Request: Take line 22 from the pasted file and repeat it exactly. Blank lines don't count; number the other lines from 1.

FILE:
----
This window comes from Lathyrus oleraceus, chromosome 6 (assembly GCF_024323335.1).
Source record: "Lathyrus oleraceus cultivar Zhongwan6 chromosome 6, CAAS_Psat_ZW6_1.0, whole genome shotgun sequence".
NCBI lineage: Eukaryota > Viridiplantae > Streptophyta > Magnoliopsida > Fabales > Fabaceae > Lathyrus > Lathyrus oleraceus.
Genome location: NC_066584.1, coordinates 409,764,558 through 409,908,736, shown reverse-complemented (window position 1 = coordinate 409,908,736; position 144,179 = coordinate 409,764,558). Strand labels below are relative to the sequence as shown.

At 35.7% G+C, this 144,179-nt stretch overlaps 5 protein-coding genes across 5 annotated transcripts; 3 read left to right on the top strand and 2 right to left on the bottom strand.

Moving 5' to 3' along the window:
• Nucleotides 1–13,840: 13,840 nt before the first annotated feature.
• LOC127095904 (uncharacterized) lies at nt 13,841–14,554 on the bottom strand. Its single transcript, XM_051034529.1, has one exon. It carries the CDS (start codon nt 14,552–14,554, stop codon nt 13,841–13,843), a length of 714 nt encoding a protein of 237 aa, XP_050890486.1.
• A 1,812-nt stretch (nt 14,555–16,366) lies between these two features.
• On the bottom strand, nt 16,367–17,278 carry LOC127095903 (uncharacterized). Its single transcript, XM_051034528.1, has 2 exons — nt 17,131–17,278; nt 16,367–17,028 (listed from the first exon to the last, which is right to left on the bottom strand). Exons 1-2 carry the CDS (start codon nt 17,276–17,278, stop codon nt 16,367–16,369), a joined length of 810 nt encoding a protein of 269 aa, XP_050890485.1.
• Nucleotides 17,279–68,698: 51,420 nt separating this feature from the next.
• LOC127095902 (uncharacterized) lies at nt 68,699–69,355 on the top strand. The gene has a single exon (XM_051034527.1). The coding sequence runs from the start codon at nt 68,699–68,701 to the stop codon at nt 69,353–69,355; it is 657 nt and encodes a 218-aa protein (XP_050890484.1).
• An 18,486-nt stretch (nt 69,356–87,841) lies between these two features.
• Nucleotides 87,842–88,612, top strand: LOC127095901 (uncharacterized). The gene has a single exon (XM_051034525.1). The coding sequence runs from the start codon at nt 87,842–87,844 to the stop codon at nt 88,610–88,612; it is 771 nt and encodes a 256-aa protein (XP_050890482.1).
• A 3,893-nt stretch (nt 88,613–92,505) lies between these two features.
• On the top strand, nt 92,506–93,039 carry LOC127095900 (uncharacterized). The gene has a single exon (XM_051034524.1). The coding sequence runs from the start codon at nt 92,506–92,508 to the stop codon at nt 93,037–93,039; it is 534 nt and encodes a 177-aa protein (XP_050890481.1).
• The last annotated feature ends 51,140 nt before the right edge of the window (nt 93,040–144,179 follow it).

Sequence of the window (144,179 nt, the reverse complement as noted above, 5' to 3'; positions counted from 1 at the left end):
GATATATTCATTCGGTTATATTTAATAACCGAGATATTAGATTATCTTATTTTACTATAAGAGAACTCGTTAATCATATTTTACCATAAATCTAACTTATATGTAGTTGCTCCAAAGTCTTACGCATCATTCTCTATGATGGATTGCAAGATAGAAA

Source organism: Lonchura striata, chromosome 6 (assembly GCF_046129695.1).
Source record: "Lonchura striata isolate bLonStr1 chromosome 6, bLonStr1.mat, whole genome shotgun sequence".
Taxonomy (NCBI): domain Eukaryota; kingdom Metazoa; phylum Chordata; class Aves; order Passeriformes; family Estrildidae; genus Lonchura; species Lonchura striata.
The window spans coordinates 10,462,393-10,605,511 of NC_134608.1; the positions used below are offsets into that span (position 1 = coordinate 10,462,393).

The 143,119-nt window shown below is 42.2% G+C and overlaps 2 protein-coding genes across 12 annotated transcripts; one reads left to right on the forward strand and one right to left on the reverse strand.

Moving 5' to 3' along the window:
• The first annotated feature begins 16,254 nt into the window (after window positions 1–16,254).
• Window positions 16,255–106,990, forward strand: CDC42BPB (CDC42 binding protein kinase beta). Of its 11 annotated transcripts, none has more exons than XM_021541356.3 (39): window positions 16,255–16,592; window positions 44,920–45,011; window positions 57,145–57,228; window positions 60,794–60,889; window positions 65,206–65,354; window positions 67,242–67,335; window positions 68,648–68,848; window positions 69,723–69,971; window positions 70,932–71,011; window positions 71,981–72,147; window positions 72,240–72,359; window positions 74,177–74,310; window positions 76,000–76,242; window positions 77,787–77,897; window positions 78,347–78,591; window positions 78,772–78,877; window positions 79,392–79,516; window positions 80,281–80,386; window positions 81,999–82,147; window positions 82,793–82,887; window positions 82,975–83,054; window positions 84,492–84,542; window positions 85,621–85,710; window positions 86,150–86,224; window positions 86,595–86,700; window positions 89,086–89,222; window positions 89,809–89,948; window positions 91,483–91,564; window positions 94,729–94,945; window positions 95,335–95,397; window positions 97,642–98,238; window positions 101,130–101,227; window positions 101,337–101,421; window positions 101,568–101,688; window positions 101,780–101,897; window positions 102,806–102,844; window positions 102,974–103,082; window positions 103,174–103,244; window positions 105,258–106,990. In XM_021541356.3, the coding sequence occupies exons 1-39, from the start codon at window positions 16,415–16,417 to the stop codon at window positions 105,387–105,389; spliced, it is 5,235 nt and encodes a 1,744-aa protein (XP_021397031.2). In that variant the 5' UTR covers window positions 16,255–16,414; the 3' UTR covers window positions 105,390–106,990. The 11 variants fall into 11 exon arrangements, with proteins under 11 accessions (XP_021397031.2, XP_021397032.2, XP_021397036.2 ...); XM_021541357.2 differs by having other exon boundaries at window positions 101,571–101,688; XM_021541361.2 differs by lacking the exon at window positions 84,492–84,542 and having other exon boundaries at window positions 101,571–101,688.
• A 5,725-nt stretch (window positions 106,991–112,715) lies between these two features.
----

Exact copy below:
Taxonomy (NCBI): domain Eukaryota; kingdom Metazoa; phylum Chordata; class Aves; order Passeriformes; family Estrildidae; genus Lonchura; species Lonchura striata.